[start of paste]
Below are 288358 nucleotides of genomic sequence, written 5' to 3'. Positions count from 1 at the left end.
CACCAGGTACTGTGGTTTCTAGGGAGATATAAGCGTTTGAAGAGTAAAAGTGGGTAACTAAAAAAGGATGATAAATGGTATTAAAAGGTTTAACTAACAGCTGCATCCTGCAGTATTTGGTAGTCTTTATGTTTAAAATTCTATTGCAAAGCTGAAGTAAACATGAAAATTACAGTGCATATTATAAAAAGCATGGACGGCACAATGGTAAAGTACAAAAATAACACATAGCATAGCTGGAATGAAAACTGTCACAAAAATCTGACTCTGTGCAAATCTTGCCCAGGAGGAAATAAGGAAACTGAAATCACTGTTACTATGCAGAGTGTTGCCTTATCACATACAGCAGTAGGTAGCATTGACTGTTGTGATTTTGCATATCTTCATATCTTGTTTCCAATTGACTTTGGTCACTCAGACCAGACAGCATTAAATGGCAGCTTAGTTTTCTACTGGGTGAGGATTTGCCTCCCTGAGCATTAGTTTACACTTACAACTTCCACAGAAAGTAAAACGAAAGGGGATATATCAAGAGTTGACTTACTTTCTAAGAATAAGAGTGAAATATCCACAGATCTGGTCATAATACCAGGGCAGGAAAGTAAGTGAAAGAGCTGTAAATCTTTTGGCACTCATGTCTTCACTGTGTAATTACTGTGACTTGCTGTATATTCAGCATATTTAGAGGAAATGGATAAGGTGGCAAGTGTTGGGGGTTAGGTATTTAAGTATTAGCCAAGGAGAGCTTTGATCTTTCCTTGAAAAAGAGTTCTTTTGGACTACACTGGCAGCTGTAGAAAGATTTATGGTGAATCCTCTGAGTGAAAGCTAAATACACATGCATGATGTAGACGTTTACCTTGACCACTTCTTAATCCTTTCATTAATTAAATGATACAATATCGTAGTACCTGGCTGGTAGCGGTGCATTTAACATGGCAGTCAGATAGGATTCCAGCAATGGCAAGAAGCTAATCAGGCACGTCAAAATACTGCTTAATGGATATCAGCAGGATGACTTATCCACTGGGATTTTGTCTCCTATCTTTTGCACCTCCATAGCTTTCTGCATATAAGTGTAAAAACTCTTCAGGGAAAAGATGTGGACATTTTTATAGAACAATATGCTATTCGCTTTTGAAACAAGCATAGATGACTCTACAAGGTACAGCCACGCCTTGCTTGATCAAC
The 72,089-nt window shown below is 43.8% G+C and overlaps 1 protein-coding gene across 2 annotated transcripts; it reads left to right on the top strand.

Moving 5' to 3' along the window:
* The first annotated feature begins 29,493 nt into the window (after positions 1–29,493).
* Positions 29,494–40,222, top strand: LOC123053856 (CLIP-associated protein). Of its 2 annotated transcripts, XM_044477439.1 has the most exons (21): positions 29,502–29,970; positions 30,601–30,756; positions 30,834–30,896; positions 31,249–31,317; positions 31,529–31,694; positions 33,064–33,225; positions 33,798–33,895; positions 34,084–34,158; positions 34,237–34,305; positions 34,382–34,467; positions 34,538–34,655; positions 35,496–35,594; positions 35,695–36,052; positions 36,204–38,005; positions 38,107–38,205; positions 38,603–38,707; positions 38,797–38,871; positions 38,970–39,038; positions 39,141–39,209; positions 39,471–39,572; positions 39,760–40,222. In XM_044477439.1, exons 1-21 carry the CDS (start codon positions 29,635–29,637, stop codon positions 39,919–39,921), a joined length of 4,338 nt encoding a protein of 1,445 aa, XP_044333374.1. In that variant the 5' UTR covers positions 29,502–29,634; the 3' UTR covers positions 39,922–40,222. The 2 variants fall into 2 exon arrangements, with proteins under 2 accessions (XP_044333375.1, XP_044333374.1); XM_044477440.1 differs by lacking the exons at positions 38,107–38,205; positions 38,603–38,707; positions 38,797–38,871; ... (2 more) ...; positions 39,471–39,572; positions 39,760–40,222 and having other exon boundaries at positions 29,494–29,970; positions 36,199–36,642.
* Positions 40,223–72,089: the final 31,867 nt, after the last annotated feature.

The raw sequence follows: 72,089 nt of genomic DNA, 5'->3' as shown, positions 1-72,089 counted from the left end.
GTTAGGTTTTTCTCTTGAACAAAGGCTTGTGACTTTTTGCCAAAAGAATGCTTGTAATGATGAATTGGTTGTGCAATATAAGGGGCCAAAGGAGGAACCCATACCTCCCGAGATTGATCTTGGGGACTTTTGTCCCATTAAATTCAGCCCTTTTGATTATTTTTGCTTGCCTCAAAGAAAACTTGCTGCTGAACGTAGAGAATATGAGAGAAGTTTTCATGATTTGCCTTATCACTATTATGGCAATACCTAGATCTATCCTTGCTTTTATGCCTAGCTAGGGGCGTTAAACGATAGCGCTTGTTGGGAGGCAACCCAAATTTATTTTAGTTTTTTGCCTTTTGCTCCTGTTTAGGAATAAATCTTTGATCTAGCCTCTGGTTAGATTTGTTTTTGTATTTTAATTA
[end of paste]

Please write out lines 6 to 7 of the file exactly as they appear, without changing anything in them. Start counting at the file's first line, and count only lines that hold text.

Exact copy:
* Positions 29,494–40,222, top strand: LOC123053856 (CLIP-associated protein). Of its 2 annotated transcripts, XM_044477439.1 has the most exons (21): positions 29,502–29,970; positions 30,601–30,756; positions 30,834–30,896; positions 31,249–31,317; positions 31,529–31,694; positions 33,064–33,225; positions 33,798–33,895; positions 34,084–34,158; positions 34,237–34,305; positions 34,382–34,467; positions 34,538–34,655; positions 35,496–35,594; positions 35,695–36,052; positions 36,204–38,005; positions 38,107–38,205; positions 38,603–38,707; positions 38,797–38,871; positions 38,970–39,038; positions 39,141–39,209; positions 39,471–39,572; positions 39,760–40,222. In XM_044477439.1, exons 1-21 carry the CDS (start codon positions 29,635–29,637, stop codon positions 39,919–39,921), a joined length of 4,338 nt encoding a protein of 1,445 aa, XP_044333374.1. In that variant the 5' UTR covers positions 29,502–29,634; the 3' UTR covers positions 39,922–40,222. The 2 variants fall into 2 exon arrangements, with proteins under 2 accessions (XP_044333375.1, XP_044333374.1); XM_044477440.1 differs by lacking the exons at positions 38,107–38,205; positions 38,603–38,707; positions 38,797–38,871; ... (2 more) ...; positions 39,471–39,572; positions 39,760–40,222 and having other exon boundaries at positions 29,494–29,970; positions 36,199–36,642.
* Positions 40,223–72,089: the final 31,867 nt, after the last annotated feature.